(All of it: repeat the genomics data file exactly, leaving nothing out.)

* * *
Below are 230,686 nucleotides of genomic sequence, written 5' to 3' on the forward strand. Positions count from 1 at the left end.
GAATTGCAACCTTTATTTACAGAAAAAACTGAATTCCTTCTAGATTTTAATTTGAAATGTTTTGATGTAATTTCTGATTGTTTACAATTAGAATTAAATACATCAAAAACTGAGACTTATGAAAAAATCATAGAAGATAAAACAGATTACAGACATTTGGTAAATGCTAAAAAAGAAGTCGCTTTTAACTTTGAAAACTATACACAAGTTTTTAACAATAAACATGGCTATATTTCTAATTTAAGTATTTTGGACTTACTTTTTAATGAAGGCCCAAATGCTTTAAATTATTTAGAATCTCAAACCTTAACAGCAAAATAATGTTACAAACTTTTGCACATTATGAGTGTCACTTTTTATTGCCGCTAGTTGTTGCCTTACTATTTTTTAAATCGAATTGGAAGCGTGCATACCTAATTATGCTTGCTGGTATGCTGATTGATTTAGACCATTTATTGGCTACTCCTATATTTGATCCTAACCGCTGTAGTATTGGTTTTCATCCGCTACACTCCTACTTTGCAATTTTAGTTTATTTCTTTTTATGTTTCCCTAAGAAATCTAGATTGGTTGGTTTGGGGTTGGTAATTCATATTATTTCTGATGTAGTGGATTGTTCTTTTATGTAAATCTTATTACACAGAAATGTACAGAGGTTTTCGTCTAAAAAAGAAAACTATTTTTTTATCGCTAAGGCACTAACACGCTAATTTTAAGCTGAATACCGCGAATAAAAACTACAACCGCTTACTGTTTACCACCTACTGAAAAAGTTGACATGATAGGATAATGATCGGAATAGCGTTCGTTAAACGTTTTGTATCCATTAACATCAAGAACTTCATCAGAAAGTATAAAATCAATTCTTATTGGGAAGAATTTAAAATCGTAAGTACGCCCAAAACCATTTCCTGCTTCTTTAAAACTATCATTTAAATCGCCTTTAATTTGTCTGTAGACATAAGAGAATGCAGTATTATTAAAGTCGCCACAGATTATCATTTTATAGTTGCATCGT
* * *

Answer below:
Below are 230,686 nucleotides of genomic sequence, written 5' to 3' on the forward strand. Positions count from 1 at the left end.
GAATTGCAACCTTTATTTACAGAAAAAACTGAATTCCTTCTAGATTTTAATTTGAAATGTTTTGATGTAATTTCTGATTGTTTACAATTAGAATTAAATACATCAAAAACTGAGACTTATGAAAAAATCATAGAAGATAAAACAGATTACAGACATTTGGTAAATGCTAAAAAAGAAGTCGCTTTTAACTTTGAAAACTATACACAAGTTTTTAACAATAAACATGGCTATATTTCTAATTTAAGTATTTTGGACTTACTTTTTAATGAAGGCCCAAATGCTTTAAATTATTTAGAATCTCAAACCTTAACAGCAAAATAATGTTACAAACTTTTGCACATTATGAGTGTCACTTTTTATTGCCGCTAGTTGTTGCCTTACTATTTTTTAAATCGAATTGGAAGCGTGCATACCTAATTATGCTTGCTGGTATGCTGATTGATTTAGACCATTTATTGGCTACTCCTATATTTGATCCTAACCGCTGTAGTATTGGTTTTCATCCGCTACACTCCTACTTTGCAATTTTAGTTTATTTCTTTTTATGTTTCCCTAAGAAATCTAGATTGGTTGGTTTGGGGTTGGTAATTCATATTATTTCTGATGTAGTGGATTGTTCTTTTATGTAAATCTTATTACACAGAAATGTACAGAGGTTTTCGTCTAAAAAAGAAAACTATTTTTTTATCGCTAAGGCACTAACACGCTAATTTTAAGCTGAATACCGCGAATAAAAACTACAACCGCTTACTGTTTACCACCTACTGAAAAAGTTGACATGATAGGATAATGATCGGAATAGCGTTCGTTAAACGTTTTGTATCCATTAACATCAAGAACTTCATCAGAAAGTATAAAATCAATTCTTATTGGGAAGAATTTAAAATCGTAAGTACGCCCAAAACCATTTCCTGCTTCTTTAAAACTATCATTTAAATCGCCTTTAATTTGTCTGTAGACATAAGAGAATGCAGTATTATTAAAGTCGCCACAGATTATCATTTTATAGTTGCATCGT